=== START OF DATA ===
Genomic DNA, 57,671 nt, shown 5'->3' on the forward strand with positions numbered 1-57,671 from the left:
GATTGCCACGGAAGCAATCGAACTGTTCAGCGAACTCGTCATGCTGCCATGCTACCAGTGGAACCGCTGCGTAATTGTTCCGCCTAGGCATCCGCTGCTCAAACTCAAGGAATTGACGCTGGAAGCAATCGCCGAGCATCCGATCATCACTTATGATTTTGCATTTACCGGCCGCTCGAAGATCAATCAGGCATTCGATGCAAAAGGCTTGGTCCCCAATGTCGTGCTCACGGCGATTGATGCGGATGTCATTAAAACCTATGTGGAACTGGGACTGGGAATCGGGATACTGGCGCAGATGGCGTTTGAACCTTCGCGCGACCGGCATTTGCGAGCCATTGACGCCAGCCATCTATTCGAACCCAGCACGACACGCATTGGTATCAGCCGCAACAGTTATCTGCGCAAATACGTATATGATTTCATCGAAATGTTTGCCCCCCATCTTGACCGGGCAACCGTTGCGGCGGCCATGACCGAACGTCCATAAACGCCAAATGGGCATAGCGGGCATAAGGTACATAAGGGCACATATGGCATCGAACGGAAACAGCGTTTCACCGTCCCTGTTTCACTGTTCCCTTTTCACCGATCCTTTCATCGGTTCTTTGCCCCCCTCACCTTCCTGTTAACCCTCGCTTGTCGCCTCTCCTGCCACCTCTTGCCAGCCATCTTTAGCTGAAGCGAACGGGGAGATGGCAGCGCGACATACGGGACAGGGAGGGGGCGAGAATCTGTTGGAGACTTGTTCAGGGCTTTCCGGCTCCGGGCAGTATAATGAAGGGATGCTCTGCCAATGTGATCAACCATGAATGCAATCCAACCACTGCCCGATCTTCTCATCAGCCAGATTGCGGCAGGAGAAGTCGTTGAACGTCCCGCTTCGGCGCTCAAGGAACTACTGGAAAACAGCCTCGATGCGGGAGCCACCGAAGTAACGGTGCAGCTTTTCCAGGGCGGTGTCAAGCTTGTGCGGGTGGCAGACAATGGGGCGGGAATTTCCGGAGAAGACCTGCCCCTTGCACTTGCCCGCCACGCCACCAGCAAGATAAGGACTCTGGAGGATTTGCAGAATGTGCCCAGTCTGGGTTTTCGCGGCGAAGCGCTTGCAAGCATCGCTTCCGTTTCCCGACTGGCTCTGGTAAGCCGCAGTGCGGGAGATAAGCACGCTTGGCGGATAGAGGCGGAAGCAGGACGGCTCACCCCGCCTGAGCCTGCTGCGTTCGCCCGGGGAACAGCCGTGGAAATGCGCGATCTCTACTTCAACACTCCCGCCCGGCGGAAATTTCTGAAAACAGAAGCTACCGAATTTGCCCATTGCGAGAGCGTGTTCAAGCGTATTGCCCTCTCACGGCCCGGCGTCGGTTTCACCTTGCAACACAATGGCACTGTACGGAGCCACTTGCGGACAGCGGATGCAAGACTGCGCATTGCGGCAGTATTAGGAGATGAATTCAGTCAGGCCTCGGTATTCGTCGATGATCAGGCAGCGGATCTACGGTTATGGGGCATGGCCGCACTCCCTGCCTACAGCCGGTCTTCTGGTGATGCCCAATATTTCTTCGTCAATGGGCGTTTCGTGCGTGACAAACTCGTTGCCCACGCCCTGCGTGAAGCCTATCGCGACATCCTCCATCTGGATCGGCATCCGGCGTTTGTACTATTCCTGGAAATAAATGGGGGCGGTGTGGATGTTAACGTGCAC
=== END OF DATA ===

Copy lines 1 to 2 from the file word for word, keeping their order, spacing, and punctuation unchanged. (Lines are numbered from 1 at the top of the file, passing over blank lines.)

Genomic DNA, 57,671 nt, shown 5'->3' on the forward strand with positions numbered 1-57,671 from the left:
GATTGCCACGGAAGCAATCGAACTGTTCAGCGAACTCGTCATGCTGCCATGCTACCAGTGGAACCGCTGCGTAATTGTTCCGCCTAGGCATCCGCTGCTCAAACTCAAGGAATTGACGCTGGAAGCAATCGCCGAGCATCCGATCATCACTTATGATTTTGCATTTACCGGCCGCTCGAAGATCAATCAGGCATTCGATGCAAAAGGCTTGGTCCCCAATGTCGTGCTCACGGCGATTGATGCGGATGTCATTAAAACCTATGTGGAACTGGGACTGGGAATCGGGATACTGGCGCAGATGGCGTTTGAACCTTCGCGCGACCGGCATTTGCGAGCCATTGACGCCAGCCATCTATTCGAACCCAGCACGACACGCATTGGTATCAGCCGCAACAGTTATCTGCGCAAATACGTATATGATTTCATCGAAATGTTTGCCCCCCATCTTGACCGGGCAACCGTTGCGGCGGCCATGACCGAACGTCCATAAACGCCAAATGGGCATAGCGGGCATAAGGTACATAAGGGCACATATGGCATCGAACGGAAACAGCGTTTCACCGTCCCTGTTTCACTGTTCCCTTTTCACCGATCCTTTCATCGGTTCTTTGCCCCCCTCACCTTCCTGTTAACCCTCGCTTGTCGCCTCTCCTGCCACCTCTTGCCAGCCATCTTTAGCTGAAGCGAACGGGGAGATGGCAGCGCGACATACGGGACAGGGAGGGGGCGAGAATCTGTTGGAGACTTGTTCAGGGCTTTCCGGCTCCGGGCAGTATAATGAAGGGATGCTCTGCCAATGTGATCAACCATGAATGCAATCCAACCACTGCCCGATCTTCTCATCAGCCAGATTGCGGCAGGAGAAGTCGTTGAACGTCCCGCTTCGGCGCTCAAGGAACTACTGGAAAACAGCCTCGATGCGGGAGCCACCGAAGTAACGGTGCAGCTTTTCCAGGGCGGTGTCAAGCTTGTGCGGGTGGCAGACAATGGGGCGGGAATTTCCGGAGAAGACCTGCCCCTTGCACTTGCCCGCCACGCCACCAGCAAGATAAGGACTCTGGAGGATTTGCAGAATGTGCCCAGTCTGGGTTTTCGCGGCGAAGCGCTTGCAAGCATCGCTTCCGTTTCCCGACTGGCTCTGGTAAGCCGCAGTGCGGGAGATAAGCACGCTTGGCGGATAGAGGCGGAAGCAGGACGGCTCACCCCGCCTGAGCCTGCTGCGTTCGCCCGGGGAACAGCCGTGGAAATGCGCGATCTCTACTTCAACACTCCCGCCCGGCGGAAATTTCTGAAAACAGAAGCTACCGAATTTGCCCATTGCGAGAGCGTGTTCAAGCGTATTGCCCTCTCACGGCCCGGCGTCGGTTTCACCTTGCAACACAATGGCACTGTACGGAGCCACTTGCGGACAGCGGATGCAAGACTGCGCATTGCGGCAGTATTAGGAGATGAATTCAGTCAGGCCTCGGTATTCGTCGATGATCAGGCAGCGGATCTACGGTTATGGGGCATGGCCGCACTCCCTGCCTACAGCCGGTCTTCTGGTGATGCCCAATATTTCTTCGTCAATGGGCGTTTCGTGCGTGACAAACTCGTTGCCCACGCCCTGCGTGAAGCCTATCGCGACATCCTCCATCTGGATCGGCATCCGGCGTTTGTACTATTCCTGGAAATAAATGGGGGCGGTGTGGATGTTAACGTGCAC